Residocracy isn’t the only group talking about going to the voters. The Santa Monica Coalition for a Livable City (SMCLC), Santa Monica’s more establishment, less populist, anti-development group, is considering a Version 2.0 of the “Residents’ Initiative to Fight Traffic (RIFT), their unsuccessful 2008 initiative. SMCLC wants to give voters a veto over “large projects.”

Based on an open letter to supporters that SMCLC leadership published last week, it does not appear, however, that SMCLC wants to join in an effort to overturn the zoning ordinance. For now at least, based on the letter it appears that SMCLC leadership is celebrating the new law, and especially the reductions in the scope of the LUCE, as the product of the anti-development majority SMCLC helped elect last November.

This makes sense, since the SMCLC leadership has long ties to councilmembers Kevin McKeown and Ted Winterer and they view the new zoning law as an achievement.

But indications are that SMCLC wants to bring back a new version of RIFT. SMCLC has never trusted the City Council or planning staff, and according to the letter to supporters, “large projects must be subject to a resident vote.” SMCLC’s co-chair of SMCLC, Diana Gordon, told the Lookout that the group would support a measure like RIFT. SMCLC touted the fact that RIFT garnered more than 18,000 votes in 2008. (The problem for SMCLC was that nearly 51,000 Santa Monicans voted that year.)

Of course, as Melkonians acknowledged to the Lookout, the point of having votes on developments is to scare developers away. While according to him, “only the best projects would go through,” the opposite is true. Developers and landowners will build to the lowest common denominator, slicing and dicing their projects to slip under whatever the voter-approval threshold is. It’s strange to hear a group like SMCLC, which I believe honestly wants better projects to be built, promote voter control as a way to get them.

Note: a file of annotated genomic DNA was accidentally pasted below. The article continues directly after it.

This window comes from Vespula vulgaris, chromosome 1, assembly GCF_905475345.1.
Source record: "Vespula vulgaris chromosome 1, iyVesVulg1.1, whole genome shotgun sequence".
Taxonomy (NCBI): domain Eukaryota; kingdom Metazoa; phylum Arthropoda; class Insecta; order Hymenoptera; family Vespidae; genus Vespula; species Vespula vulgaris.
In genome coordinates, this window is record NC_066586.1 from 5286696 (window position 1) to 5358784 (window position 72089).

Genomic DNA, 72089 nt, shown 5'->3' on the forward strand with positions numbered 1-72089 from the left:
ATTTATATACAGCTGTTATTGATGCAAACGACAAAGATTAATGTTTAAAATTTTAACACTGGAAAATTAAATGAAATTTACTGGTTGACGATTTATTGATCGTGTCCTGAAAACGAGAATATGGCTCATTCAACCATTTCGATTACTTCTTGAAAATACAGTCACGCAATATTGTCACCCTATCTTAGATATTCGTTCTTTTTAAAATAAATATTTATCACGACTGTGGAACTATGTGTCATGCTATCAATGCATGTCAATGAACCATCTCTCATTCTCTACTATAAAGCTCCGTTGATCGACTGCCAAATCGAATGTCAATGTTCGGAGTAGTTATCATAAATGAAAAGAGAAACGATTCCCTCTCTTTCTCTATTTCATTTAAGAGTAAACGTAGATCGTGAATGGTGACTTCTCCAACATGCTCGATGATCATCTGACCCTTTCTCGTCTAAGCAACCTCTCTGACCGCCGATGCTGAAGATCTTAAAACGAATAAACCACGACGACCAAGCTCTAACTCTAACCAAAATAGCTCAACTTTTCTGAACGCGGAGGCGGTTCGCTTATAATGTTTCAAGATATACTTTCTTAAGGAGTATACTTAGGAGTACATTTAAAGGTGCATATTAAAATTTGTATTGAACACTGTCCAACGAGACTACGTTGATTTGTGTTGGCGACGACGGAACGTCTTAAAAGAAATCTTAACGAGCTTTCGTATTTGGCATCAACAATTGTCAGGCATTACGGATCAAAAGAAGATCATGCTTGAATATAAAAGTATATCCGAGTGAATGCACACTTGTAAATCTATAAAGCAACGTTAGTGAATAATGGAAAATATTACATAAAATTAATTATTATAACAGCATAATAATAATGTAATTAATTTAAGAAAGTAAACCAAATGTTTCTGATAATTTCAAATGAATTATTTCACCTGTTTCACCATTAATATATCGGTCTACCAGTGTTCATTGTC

SMCLC blames RIFT’s loss in 2008 on, as Gordon told the Lookout, its being “‘outspent in a deceptive opposition campaign.’” “Deceptive” is in the eye of the beholder, but the last several elections, notably the votes in 2014 on Measures D and LC, if anything show that money doesn’t mean much in Santa Monica elections. Beyond the merits of any thing or person on the ballot, endorsements are what count. In 2008 most of the well-respected elected officials in and around Santa Monica opposed RIFT, and SMRR was neutral.

Promoters of new anti-development referendums, whether to overturn the zoning law or to make developments subject to popular vote, would no doubt base their campaigns on their conviction that the views of voters have changed.

We’d find out.

Thanks for reading.

Can Santa Monica regulate emissions at SMO? Let’s find out.